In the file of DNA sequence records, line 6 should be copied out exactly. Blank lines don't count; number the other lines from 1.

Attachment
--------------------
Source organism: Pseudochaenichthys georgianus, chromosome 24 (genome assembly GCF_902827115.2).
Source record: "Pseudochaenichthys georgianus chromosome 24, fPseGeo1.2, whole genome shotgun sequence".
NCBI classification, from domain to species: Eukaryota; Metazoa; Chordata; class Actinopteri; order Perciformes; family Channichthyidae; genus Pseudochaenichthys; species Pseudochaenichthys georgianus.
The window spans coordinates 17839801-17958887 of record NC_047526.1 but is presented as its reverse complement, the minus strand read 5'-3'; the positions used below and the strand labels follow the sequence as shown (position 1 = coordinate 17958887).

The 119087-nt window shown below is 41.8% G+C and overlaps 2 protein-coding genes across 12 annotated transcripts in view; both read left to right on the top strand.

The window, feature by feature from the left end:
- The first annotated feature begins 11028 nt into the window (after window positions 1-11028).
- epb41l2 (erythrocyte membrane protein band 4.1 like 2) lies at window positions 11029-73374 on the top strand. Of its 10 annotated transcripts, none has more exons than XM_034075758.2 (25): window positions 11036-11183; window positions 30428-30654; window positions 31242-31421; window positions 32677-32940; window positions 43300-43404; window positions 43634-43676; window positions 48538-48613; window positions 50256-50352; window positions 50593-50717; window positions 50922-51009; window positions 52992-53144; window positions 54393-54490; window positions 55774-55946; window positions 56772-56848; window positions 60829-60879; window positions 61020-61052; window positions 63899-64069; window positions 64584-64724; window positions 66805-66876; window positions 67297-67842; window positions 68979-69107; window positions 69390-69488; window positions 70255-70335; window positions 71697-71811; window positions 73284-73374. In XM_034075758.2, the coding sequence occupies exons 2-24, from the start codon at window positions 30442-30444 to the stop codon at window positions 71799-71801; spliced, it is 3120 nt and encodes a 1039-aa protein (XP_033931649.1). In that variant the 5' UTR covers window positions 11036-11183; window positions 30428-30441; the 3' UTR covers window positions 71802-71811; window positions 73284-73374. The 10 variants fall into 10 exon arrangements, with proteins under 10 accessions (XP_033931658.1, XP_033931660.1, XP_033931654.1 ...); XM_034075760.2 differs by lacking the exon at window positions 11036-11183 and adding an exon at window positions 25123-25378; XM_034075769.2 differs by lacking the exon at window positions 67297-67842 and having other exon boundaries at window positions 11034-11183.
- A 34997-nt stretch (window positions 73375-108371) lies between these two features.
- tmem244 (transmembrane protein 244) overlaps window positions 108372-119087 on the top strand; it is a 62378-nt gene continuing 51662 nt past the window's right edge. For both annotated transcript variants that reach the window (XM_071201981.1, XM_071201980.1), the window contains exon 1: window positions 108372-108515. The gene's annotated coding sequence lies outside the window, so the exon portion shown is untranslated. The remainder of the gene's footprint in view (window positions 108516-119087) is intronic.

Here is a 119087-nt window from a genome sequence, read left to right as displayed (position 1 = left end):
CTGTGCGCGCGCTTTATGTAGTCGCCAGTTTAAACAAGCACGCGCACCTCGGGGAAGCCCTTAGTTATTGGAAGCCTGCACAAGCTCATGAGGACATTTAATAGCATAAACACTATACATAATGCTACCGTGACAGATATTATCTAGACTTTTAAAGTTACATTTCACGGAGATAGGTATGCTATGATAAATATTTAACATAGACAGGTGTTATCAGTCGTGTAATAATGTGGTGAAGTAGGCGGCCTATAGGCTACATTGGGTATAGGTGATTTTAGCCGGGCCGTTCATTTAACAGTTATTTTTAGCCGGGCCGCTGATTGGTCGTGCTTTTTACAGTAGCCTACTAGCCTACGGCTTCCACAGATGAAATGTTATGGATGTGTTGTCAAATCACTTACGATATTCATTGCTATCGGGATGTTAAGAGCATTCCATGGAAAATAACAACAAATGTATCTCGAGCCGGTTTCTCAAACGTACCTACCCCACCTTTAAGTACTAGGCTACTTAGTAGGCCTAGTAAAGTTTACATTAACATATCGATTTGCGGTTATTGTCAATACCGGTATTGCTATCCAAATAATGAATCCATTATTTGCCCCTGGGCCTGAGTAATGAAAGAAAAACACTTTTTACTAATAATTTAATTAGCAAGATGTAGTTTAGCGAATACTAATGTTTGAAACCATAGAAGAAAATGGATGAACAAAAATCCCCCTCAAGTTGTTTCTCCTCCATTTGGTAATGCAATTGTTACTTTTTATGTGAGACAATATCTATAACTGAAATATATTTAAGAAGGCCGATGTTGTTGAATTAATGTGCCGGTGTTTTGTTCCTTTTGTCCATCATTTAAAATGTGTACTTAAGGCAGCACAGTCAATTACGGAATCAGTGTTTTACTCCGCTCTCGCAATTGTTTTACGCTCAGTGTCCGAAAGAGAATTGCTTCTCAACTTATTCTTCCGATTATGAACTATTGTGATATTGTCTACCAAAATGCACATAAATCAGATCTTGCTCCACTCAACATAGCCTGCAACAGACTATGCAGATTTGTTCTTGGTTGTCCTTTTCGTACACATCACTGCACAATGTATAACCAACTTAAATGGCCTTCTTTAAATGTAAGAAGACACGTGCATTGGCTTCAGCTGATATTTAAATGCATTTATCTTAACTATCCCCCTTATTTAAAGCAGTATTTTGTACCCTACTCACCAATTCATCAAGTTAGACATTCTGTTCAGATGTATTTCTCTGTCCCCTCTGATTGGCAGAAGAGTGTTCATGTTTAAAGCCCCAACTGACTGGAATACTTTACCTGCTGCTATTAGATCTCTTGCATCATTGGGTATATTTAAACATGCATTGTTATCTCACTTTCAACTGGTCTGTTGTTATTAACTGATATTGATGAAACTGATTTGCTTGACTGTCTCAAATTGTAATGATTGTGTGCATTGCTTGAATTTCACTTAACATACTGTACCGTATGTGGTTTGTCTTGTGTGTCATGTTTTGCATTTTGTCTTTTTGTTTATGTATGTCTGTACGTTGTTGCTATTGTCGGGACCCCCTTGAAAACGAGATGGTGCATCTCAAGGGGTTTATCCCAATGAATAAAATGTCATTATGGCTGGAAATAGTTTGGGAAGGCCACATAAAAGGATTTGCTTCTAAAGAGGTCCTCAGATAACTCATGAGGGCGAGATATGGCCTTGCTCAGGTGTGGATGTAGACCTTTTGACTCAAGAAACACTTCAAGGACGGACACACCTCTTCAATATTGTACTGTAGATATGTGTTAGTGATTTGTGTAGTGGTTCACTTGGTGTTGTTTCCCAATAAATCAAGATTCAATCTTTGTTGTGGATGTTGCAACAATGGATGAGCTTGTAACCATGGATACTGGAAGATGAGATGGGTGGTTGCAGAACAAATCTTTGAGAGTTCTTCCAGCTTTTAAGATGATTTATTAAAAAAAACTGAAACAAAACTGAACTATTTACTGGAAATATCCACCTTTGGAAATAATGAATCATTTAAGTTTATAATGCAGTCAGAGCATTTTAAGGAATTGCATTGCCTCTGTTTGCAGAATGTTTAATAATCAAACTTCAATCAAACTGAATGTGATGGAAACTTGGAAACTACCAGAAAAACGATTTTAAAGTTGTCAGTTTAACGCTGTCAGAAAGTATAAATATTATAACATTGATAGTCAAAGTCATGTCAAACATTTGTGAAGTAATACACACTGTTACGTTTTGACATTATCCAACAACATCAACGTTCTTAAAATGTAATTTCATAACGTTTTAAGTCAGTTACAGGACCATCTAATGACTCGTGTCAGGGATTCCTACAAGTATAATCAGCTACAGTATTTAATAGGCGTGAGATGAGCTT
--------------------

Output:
The window, feature by feature from the left end: